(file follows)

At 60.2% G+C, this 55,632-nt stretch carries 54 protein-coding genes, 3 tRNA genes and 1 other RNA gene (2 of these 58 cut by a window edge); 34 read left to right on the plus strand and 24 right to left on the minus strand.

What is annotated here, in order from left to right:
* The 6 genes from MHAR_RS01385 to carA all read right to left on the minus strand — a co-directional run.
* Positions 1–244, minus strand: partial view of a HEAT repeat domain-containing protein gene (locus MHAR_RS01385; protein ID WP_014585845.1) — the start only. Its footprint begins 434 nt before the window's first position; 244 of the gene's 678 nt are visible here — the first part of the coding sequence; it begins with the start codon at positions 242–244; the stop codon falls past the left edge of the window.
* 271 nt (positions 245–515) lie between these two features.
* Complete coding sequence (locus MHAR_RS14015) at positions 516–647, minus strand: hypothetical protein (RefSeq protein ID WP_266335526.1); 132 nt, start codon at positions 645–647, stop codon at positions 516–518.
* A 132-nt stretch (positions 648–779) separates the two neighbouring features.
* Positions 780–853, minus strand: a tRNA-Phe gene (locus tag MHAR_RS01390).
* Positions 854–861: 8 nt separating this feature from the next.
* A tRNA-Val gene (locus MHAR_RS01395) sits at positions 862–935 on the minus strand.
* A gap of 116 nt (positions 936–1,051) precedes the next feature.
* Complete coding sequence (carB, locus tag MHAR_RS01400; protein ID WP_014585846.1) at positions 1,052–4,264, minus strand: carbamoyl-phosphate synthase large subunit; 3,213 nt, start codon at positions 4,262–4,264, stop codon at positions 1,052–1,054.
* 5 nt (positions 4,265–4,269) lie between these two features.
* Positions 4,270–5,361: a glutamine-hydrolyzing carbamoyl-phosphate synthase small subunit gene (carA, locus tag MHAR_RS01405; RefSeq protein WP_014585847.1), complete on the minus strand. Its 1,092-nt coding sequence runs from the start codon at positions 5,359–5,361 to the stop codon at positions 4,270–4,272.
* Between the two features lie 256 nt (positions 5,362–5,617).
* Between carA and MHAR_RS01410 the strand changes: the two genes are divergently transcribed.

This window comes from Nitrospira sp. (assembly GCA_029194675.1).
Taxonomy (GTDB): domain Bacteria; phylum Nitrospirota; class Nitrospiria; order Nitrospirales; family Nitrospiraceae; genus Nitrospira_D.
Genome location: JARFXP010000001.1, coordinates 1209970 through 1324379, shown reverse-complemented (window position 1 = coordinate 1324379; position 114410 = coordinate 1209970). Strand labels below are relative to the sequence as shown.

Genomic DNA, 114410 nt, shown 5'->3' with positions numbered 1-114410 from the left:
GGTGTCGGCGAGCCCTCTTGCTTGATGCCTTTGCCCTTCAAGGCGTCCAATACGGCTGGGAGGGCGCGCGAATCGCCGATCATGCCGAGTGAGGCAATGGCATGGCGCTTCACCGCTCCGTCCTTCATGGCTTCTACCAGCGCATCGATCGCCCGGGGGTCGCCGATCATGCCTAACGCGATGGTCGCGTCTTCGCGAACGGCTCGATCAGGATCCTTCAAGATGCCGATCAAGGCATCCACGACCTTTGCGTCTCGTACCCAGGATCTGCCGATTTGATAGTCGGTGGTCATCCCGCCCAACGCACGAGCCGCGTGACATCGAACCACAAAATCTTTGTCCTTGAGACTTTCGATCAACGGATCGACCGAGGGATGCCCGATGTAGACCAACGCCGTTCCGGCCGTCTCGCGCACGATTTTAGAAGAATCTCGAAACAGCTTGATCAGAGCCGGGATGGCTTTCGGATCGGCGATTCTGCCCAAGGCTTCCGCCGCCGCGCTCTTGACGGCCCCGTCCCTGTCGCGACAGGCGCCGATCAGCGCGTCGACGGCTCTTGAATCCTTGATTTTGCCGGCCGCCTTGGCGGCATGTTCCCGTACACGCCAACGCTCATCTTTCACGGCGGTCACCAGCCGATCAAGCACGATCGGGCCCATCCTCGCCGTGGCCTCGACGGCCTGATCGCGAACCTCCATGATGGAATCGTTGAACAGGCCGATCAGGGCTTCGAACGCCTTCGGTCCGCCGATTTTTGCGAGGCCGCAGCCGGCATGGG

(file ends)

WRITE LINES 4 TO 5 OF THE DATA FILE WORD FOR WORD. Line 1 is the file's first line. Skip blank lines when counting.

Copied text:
* Positions 1–244, minus strand: partial view of a HEAT repeat domain-containing protein gene (locus MHAR_RS01385; protein ID WP_014585845.1) — the start only. Its footprint begins 434 nt before the window's first position; 244 of the gene's 678 nt are visible here — the first part of the coding sequence; it begins with the start codon at positions 242–244; the stop codon falls past the left edge of the window.
* 271 nt (positions 245–515) lie between these two features.